• atrial fibrillation;
  • vagus nerve;
  • atrioventricular node;
  • pacemaker;
  • cardiac neurostimulation;
  • rate control

Long-Term Cardiac Neurostimulation.Introduction: The right inferior ganglionated plexus (RIGP) selectively innervates the atrioventricular node. Temporary electrical stimulation of this plexus reduces the ventricular rate during atrial fibrillation (AF). We sought to assess the feasibility of chronic parasympathetic stimulation for ventricular rate control during AF with a nonthoracotomy intracardiac neurostimulation approach.

Methods and Results: In 9 mongrel dogs, the small endocardial area inside the right atrium, which overlies the RIGP, was identified by 20 Hz stimulation over a guiding catheter with integrated electrodes. Once identified, an active-fixation lead was implanted. The lead was connected to a subcutaneous neurostimulator. An additional dual-chamber pacemaker was implanted for AF induction by rapid atrial pacing and ventricular rate monitoring. Continuous neurostimulation was delivered for 1–2 years to decrease the ventricular rate during AF to a range of 100–140 bpm. Implantation of a neurostimulation lead was achieved within 37 ± 12 min. The latency of the negative dromotropic response after on/offset or modulation of neurostimulation was <1 s. Continuous neurostimulation was effective and well tolerated during a 1–2 year follow-up with a stimulation voltage <5 V. The neurostimulation effect displayed a chronaxie-rheobase behavior (chronaxie time of 0.07 ± 0.02 ms for a 50% decrease of the ventricular rate during AF).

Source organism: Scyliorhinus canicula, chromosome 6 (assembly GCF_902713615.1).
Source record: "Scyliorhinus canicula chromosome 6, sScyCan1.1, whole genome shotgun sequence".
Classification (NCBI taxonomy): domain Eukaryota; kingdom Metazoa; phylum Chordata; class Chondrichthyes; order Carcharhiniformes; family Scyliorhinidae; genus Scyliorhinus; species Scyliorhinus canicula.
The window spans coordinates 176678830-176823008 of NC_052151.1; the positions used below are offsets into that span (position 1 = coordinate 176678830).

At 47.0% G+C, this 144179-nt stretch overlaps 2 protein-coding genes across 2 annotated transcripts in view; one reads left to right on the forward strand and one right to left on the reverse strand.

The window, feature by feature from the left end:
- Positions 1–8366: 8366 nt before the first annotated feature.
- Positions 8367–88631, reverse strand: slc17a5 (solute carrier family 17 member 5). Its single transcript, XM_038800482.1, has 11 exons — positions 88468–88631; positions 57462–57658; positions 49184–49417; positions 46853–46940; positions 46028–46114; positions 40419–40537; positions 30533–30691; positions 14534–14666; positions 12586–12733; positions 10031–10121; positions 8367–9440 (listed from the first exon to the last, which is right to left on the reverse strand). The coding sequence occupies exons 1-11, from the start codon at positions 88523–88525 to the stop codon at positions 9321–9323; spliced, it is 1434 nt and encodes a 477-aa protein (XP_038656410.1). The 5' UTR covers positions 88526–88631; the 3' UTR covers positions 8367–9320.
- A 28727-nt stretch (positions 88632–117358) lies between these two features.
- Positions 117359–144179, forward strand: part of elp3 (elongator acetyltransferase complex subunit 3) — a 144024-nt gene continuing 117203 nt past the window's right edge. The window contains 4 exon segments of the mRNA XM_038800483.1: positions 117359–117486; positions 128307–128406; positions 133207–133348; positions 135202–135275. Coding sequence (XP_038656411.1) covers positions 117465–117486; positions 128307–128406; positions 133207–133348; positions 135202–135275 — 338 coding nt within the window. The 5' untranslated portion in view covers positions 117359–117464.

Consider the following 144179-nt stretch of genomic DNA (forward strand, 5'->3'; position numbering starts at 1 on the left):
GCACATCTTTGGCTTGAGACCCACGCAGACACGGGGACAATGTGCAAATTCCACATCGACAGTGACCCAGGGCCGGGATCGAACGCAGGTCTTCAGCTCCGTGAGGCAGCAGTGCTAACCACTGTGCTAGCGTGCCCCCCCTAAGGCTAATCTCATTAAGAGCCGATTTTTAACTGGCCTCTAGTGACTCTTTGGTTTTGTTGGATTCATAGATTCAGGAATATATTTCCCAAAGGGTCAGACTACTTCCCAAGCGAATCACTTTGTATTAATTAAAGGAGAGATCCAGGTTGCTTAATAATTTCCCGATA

Conclusion: Chronic parasympathetic stimulation can be achieved via a cardiac neurostimulator. The approach is safe, effective, and well tolerated in the long term. The atrioventricular nodal selectivity and the opportunity to adjust the negative dromotropic effect within seconds may represent an advantage over pharmacological rate control. (J Cardiovasc Electrophysiol, Vol. 21, pp. 193-199, February 2010)